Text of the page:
Us 3 Histon 0, Us 1 Droylsden 0

As I was concentrating a month’s worth of drinking into a single glass of Absinthe at a stag do in Belgium, the Us were concentrating a season’s worth of excitement into 90 minutes against Histon. Lets face it, the season has been so devoid of excitement; it had to be hiding somewhere.

Like one of those children expressing their feelings of being unloved by trashing their room behind their parents’ backs and blaming it on ghosts. I returned to the Kassam for yesterday’s win over Droylsden to find little to justify the obvious sense that things had turned the corner.

That’s not to say things haven’t improved. The new signings are all plainly better (or at least, less tainted) than those they’ve replaced. But we remain pretty flabby down the right.

A lot of this was blamed on Anaclet’s performance, fitness may have been a factor, but he’s previously stated his unease in playing on the wing, and with the patchy Day sitting behind him, it’s unlikely he’ll turn on the style with that configuration. Personally, I’d play Anaclet at right-back with Yemi on the wing; although Yemi is more an agitator than a winger. Someone on the right is still needed; Yemi’s position looks destined to be as super-sub.

So, my brief fears of an unlikely relegation have been extinguished, but a blistering charge to the play-offs is surely out of the question. It has been the most awful of seasons, but at least there is some light appearing. We should be grateful for small mercies.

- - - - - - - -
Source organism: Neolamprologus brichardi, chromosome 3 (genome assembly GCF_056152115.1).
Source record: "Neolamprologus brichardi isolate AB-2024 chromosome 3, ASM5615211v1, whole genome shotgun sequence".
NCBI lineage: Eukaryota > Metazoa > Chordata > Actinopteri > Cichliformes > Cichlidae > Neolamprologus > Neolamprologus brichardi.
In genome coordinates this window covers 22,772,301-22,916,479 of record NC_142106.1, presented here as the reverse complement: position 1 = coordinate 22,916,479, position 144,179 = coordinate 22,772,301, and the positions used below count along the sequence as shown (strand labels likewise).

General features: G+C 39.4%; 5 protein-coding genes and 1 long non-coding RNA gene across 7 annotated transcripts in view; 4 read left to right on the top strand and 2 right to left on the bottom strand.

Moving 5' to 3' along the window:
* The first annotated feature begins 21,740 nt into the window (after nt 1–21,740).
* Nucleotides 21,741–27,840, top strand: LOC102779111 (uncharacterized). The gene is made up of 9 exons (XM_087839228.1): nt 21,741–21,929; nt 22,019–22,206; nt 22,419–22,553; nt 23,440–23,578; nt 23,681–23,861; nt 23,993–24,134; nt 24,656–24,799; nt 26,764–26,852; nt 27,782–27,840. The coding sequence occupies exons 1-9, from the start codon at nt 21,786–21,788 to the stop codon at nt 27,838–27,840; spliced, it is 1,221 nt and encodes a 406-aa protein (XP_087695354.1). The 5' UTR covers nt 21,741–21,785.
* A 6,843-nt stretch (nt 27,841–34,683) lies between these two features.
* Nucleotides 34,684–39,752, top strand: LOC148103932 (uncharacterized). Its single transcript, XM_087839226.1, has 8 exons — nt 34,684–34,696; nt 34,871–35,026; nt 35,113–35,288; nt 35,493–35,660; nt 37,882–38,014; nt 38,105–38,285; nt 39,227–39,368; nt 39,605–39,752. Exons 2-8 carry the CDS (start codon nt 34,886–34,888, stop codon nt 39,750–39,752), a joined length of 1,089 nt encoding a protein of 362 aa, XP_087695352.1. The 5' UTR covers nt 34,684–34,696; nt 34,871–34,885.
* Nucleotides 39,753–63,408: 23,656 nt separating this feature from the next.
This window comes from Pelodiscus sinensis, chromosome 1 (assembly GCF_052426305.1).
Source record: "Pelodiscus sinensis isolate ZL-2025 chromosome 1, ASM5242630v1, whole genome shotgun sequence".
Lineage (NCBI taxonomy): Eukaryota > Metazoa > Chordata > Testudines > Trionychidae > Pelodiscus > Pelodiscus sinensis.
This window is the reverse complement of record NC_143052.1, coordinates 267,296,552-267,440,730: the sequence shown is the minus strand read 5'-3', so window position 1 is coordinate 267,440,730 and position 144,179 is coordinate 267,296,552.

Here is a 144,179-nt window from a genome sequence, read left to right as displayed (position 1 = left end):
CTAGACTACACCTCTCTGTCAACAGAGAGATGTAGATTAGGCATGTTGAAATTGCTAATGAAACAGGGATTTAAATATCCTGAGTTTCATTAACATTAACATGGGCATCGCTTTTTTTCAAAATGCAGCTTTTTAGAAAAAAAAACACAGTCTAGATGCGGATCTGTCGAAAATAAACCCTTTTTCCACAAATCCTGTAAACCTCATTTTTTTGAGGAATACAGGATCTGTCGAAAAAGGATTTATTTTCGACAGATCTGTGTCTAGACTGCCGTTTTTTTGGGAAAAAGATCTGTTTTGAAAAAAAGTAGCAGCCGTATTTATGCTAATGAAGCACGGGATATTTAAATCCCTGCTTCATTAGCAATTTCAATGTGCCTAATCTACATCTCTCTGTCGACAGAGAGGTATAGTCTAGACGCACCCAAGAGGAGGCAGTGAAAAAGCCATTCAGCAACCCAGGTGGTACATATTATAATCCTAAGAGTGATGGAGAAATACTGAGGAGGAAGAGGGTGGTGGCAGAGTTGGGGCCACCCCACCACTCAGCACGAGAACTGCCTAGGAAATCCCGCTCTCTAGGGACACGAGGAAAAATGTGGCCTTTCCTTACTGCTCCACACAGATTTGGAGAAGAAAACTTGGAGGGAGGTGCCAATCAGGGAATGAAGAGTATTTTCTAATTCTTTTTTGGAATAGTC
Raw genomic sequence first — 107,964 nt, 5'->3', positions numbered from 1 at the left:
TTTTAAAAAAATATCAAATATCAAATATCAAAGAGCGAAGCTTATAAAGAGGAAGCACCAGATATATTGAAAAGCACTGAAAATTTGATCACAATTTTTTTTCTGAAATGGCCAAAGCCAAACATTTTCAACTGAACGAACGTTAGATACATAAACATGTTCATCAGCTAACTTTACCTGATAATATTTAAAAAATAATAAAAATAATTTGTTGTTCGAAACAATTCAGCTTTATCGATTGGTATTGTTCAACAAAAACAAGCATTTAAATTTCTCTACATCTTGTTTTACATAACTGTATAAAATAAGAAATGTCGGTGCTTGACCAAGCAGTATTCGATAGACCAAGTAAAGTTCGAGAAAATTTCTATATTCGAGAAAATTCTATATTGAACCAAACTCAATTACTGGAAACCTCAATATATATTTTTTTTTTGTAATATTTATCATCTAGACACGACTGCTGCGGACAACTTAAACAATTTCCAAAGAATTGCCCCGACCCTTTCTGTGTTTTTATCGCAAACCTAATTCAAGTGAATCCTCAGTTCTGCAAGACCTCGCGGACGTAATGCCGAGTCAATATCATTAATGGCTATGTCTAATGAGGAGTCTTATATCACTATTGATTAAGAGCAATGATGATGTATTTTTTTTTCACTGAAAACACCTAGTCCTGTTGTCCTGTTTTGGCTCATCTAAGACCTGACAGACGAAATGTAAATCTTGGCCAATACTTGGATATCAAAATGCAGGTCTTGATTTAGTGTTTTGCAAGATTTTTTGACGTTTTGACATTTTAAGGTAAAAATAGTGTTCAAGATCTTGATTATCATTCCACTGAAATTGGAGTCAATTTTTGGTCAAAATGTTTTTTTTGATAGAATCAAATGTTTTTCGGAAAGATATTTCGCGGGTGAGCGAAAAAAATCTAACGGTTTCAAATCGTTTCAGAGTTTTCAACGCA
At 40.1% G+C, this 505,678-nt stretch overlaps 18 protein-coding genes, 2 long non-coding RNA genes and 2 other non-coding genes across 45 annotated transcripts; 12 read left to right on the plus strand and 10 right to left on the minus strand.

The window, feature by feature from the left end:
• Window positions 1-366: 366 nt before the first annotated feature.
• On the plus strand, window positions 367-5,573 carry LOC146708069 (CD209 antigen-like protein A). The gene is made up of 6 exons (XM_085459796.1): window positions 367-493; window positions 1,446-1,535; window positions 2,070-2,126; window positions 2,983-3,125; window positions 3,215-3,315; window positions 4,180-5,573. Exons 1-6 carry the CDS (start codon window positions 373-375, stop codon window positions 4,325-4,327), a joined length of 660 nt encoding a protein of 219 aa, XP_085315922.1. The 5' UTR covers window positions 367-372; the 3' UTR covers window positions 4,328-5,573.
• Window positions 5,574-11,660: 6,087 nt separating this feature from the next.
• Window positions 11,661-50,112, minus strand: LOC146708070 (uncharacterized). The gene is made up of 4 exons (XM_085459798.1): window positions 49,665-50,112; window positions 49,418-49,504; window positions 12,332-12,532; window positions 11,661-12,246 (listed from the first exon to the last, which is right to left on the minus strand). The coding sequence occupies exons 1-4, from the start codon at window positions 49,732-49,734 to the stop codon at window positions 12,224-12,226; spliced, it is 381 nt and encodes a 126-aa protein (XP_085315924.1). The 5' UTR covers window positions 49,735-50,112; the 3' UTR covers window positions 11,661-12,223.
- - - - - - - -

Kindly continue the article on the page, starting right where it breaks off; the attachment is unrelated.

Droylsden 3 Us 1

Looking at this ragtaggle mob, they beat us last night. It’s difficult to know whether the Conference is an insight into the lunatic fringe or the oncoming revolution. It seems fitting, therefore, that the humiliation kicked-off at 5.15, in the twilight zone of the day.

I started this blog to document a march from the bottom of the barrel to the Champions League; it feels like I’m chronicling the last days of a once great civilisation.

Perhaps there’s nothing we can do about it; perhaps we’re victims of a macro-political shift in football. Maybe Droyslden, Salisbury, Histon and Farsley are, in fact, being lead by hideous mutants like the MK Dons to a new epoch in professional football. Perhaps we are witnessing the minor rock falls that preclude the destruction of the game’s gaunt edifice. Maybe this is a sequence of apparently unrelated moments that will ultimately lead to today’s super powers; Chelsea, Manchester United and Liverpool becoming the equivalent of the Corinthian Casuals, Royal Engineers and other lost giants of the Victorian age.

Perhaps we’re just messengers sent, from the pinnacle of the game to the lunatics at its the depths, to say that the revolution is coming and that their efforts will be rewarded. We’re the sacrificial lambs, next will be Wrexham, Bradford and Leeds. The Premiership giants living on mountains of debt, Newcastle, Arsenal, Manchester United, will eventually crumble to the floor leaving the new breed to thrive. Like locusts in a holocaust.

It’s easy to blame the management and owners, the players, the fans, and the TV companies. It’s everyone’s fault and, at the same time, nobody at all. On Thursday, Oxford-on-Sea arrive at the Kassam; the gloating faces of our past; Hargreaves, Mansell, Zebrowski, Sills; like some kind of final reckoning where you confront your former demons. Make-or-break for the season? Maybe. But perhaps its always been out of our hands.